How are mental disorders affected by development?
Mental disorders are a reality in many peoples lives even when the outside world does not realize it. Many people tend to put a mask over their emotions and feelings to portray to the rest of the world that they are perfectly fine, when In reality some metal disorders can affect the development of children and adolescents into their adulthood. Effects can be seen from the contextual, cognitive, behavioral, and psychodynamic perspectives of development.
Contextual: Urie Bronfenbrenner offers the perspective that considers the relationship between individuals and their physical, cognitive, personality, and social worlds. Bronfenbrenner’s theory involves five different levels of of influence for individuals (Feldman, 2015, p. 27-29) . A person’s surroundings and social construct definitely has an effect on their mental health. discuss this in their They discuss the affects of the type of neighborhood grown up in, the affects of social and economic class, as well as the affects of the history of mental health issues within their family (Aneshensel, 1996, p. 295).
Psychodynamic: The psychodynamic study offers a perspective that behavior is motivated by inner forces, memories, and conflicts, of which a person has little awareness or control. This perspective was studied and proposed by Erik Erikson and Sigmund Freud (Feldman, 2015, p. 19-22). Our behavior and feelings are powerfully affected by unconscious motives. Saul McLeod (2013) writes on Erikson’s theory that there are 5 stages of psychodynamic development through adolescence. He writes: “The fifth stage is identity vs. role confusion, and it occurs during adolescence, from about 12-18 years. During this stage, adolescents search for a sense of self and personal identity, through an intense exploration of personal values, beliefs and goals.” This stage is a time of transition and great mental growth. A child becomes more aware of who they are as well as others around them.
Behavioral: The behavioral perspective offers an approach that suggests the keys to understanding development are observable behavior and outside stimuli in the environment. This study was proposed by John B. Watson (Feldman, 2015, p. 22-24). Saul McLeod (2016) discusses Watson’s theory. He expands on the idea that inner thoughts and observations of the outside world ultimately affect behavior. He writes: “Behaviorism emphasize the role of environmental factors in influencing behavior, to the near exclusion of innate of inherited factors.” What is observed of the outside world plays a large role in how individuals react and behave in different situations.
Cognitive: Piaget proposes a theory of study that emphasizes how people internally represent and think about the world. With each stage of growth come a new development within one’s cognitive thinking (Feldman, 2015, p. 24-27). Saul McLeod (2015) explains Piaget’s theory to be: “a progressive reorganization of mental processes as a result of biological maturation and environmental experience. Children construct an understanding of the world around them, then experience discrepancies between what they already know and what they discover in their environment.” As individuals continue to grow in their cognitive understanding of the environments around them they may begin to compare themselves and realize what makes them a little different from others, which in turn may cause low self-esteem. Individuals begin to be affected by how other act towards them, which can affect their feelings towards others and themselves.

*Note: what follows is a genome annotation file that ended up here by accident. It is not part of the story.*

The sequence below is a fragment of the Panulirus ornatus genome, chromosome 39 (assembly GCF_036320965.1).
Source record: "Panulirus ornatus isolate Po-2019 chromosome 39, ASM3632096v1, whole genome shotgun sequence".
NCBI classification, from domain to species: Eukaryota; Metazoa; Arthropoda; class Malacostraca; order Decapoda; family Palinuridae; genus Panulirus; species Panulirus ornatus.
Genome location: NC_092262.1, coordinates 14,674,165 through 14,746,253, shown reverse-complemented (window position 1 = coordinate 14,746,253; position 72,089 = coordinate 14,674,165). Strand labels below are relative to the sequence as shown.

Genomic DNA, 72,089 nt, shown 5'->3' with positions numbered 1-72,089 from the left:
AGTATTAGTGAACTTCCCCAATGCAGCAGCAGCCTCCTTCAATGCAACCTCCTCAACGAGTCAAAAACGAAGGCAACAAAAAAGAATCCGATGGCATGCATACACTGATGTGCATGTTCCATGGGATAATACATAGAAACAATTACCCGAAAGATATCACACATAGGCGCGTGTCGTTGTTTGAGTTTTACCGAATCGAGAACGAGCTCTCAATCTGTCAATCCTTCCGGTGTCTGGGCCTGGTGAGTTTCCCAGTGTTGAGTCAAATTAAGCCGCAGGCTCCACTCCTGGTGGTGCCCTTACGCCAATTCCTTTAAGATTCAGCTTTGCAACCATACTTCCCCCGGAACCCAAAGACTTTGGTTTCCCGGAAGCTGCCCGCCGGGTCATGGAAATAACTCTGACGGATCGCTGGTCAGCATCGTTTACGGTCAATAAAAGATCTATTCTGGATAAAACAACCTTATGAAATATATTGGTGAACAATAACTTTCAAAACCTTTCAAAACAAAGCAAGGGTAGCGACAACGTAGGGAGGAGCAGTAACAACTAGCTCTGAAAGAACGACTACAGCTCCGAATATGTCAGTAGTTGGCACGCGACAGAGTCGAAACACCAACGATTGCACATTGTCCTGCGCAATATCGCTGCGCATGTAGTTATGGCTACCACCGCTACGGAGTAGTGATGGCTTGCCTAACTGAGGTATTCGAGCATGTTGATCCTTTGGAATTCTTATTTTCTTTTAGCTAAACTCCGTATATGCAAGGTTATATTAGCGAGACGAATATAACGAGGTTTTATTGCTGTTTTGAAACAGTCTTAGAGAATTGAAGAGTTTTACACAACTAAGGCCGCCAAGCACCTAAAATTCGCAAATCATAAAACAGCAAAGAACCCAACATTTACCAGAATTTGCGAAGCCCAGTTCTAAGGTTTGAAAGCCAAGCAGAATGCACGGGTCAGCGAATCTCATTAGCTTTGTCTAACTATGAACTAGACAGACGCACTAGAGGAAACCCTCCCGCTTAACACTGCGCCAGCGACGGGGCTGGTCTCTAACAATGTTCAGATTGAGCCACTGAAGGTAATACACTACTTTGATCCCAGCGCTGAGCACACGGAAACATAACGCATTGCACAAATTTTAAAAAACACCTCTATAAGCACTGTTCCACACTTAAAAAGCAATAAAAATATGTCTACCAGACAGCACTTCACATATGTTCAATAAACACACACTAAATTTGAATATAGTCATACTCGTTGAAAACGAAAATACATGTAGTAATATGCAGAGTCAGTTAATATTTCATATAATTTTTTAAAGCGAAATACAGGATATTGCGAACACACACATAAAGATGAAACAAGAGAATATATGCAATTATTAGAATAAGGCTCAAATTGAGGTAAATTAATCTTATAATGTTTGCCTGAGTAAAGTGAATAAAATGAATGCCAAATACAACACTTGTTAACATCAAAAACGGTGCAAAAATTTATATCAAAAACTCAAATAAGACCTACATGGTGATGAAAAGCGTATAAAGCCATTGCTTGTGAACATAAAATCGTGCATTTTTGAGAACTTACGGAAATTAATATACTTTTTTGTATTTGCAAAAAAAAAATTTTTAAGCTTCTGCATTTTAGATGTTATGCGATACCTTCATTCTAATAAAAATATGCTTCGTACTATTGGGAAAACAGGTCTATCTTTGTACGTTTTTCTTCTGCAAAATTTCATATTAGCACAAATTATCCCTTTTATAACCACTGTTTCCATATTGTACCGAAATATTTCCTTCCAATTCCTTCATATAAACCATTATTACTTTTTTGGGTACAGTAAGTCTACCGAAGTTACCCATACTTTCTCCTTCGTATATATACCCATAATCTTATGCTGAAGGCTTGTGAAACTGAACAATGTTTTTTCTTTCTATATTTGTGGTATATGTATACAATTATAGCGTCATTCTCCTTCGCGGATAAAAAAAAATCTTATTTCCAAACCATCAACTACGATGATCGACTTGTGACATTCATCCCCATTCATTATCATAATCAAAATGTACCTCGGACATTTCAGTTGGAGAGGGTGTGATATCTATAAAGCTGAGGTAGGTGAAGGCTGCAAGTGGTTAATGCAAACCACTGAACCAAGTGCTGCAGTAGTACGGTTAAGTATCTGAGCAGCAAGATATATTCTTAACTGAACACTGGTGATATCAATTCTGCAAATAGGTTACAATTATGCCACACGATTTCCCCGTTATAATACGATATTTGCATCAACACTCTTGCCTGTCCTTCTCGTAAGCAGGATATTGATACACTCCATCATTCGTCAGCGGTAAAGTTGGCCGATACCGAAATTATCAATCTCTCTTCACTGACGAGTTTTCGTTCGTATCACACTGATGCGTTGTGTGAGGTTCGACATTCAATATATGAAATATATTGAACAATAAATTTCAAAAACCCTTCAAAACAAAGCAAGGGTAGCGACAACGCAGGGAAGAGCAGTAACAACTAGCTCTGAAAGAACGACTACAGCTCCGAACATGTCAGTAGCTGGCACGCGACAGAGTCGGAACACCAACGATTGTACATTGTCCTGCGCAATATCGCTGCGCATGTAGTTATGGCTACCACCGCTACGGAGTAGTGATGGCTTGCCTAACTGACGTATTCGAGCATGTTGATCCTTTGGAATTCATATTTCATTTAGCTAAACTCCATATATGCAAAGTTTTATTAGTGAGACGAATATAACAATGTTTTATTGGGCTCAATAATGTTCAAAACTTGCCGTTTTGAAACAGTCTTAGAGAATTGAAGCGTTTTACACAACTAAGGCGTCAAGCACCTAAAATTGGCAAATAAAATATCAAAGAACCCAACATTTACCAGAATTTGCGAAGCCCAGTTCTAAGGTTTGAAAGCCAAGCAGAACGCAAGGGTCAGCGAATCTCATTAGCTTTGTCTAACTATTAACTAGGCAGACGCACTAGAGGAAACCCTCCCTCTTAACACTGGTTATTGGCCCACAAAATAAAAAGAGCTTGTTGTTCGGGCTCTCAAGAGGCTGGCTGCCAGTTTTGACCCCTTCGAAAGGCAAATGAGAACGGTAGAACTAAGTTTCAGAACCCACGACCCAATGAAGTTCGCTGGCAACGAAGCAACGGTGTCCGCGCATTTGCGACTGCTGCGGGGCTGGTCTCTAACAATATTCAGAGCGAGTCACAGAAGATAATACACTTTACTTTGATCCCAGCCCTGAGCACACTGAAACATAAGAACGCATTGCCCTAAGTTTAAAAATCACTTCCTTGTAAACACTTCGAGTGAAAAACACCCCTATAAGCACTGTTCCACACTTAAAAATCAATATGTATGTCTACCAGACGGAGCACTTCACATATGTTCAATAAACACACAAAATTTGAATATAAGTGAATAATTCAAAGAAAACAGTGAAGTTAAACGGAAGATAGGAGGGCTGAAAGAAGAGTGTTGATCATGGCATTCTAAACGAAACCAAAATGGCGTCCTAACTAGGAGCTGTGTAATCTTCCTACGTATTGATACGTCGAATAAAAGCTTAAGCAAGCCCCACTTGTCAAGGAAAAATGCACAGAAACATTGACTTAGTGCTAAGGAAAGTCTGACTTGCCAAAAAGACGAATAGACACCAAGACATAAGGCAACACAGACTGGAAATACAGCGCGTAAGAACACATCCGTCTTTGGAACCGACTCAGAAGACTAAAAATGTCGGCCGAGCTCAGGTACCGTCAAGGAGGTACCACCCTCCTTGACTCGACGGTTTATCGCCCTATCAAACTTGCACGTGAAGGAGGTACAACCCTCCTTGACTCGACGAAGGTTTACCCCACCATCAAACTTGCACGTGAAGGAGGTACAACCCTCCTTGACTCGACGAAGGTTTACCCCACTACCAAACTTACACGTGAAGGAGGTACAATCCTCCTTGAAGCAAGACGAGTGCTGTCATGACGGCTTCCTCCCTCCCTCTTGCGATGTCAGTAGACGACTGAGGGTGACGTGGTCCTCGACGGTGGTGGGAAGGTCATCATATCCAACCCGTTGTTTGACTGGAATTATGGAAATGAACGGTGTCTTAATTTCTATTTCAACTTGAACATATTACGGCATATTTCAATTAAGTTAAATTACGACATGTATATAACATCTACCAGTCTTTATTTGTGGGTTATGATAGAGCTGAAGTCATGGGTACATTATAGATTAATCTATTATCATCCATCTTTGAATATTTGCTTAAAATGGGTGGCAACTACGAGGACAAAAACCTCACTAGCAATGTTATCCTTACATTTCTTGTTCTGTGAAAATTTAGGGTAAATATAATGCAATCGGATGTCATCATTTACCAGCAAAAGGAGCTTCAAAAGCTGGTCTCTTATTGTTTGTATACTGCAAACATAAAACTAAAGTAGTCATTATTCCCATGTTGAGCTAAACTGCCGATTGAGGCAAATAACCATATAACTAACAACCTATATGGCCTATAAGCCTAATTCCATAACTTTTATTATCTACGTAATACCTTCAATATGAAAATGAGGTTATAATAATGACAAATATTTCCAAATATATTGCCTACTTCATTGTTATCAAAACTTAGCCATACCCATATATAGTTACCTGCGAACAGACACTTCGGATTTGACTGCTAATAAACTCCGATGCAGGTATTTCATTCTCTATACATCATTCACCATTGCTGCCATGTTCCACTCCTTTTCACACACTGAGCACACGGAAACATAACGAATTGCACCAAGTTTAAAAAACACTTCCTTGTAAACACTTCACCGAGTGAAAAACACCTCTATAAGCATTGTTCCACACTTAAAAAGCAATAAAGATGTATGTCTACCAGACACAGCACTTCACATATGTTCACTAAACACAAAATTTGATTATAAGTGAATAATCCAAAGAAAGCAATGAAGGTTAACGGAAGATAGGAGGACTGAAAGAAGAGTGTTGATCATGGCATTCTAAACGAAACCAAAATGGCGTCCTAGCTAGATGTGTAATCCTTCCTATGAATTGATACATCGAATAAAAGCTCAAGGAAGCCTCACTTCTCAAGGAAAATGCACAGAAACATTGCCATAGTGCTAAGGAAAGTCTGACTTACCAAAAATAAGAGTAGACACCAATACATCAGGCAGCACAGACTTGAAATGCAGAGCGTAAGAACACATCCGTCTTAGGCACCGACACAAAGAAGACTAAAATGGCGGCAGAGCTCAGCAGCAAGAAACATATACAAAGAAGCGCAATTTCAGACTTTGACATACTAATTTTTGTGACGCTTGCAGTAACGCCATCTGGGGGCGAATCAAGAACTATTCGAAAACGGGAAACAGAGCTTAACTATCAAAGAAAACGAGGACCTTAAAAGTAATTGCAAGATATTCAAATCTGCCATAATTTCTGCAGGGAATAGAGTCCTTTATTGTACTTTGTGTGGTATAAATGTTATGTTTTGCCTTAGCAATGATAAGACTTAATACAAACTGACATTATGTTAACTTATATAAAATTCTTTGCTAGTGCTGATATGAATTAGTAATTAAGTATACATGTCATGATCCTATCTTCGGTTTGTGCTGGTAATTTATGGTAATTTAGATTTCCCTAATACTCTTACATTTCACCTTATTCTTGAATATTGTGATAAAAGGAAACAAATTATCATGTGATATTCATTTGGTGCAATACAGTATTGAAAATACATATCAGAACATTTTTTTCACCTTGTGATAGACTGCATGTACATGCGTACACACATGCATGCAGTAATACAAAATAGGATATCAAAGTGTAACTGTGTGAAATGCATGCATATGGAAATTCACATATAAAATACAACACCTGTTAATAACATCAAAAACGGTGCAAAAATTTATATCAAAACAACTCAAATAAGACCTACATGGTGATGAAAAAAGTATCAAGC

I myself have struggled with the mental disorders depression and anxiety for years now. I always knew of various turning points for me, both good and bad, but it was not until this class that I began to understand why those turning points came at the times they did. My transition to a new high school for my junior and senior years was my big turning point and I now understand it is because I was exposed to such a new environment and so many new people that I began comparing myself and struggling to find joy within my days. I was later diagnosed with severe depression and anxiety and with that, found out there is a relatively extensive history of depression in my family. My mom and both my grandma and my grandpa on my mother’s side all struggled with depression. As my mom and I made connections with each other we discovered that I have been dealing with anxiety since I was little. Since my mental illnesses did not fully surface until later in my adolescence my development was not greatly hindered. However, there was sort of a pause in my cognitive growth. I was constantly tired and run down, and for a while I struggled to eat and keep myself nourished. My motivation for every aspect of life quickly plummeted and I was unable to do some of the various activities I participated in before. While, personally, my development was not greatly influenced by my mental disorders, I can understand how having other mental illnesses can greatly affect one’s development.
For me, the biggest impact of my depression and anxiety was the history of mental illness in my family as well as the new environment I was put in. Freud, Erikson, Bronfenbrenner, Watson and Piaget all created theories and perspective that add to the causes and affects of mental illnesses on the development of individuals through their adolescent years.
Aneshensel, C. F., Sucoff, C. A. (1996). The Neighborhood Context of Adolescent Mental Health. Journal of Health and Social Behavior, 37, 293-310.
Feldman, R. S. (2015). Child Development (7th ed.). Upper Saddle River, NJ: Prentice Hall.
McLeod, S. A. (2013). Erik Erikson. Retrieved from www.simplypsychology.org/Erik-Erikson.html
McLeod, S. A. (2016). Behaviorist Approach. Retrieved from www.simplypsychology.org/behaviorism.html
McLeod, S. A. (2015). Jean Piaget. Retrieved from www.simplypsychology.org/piaget.html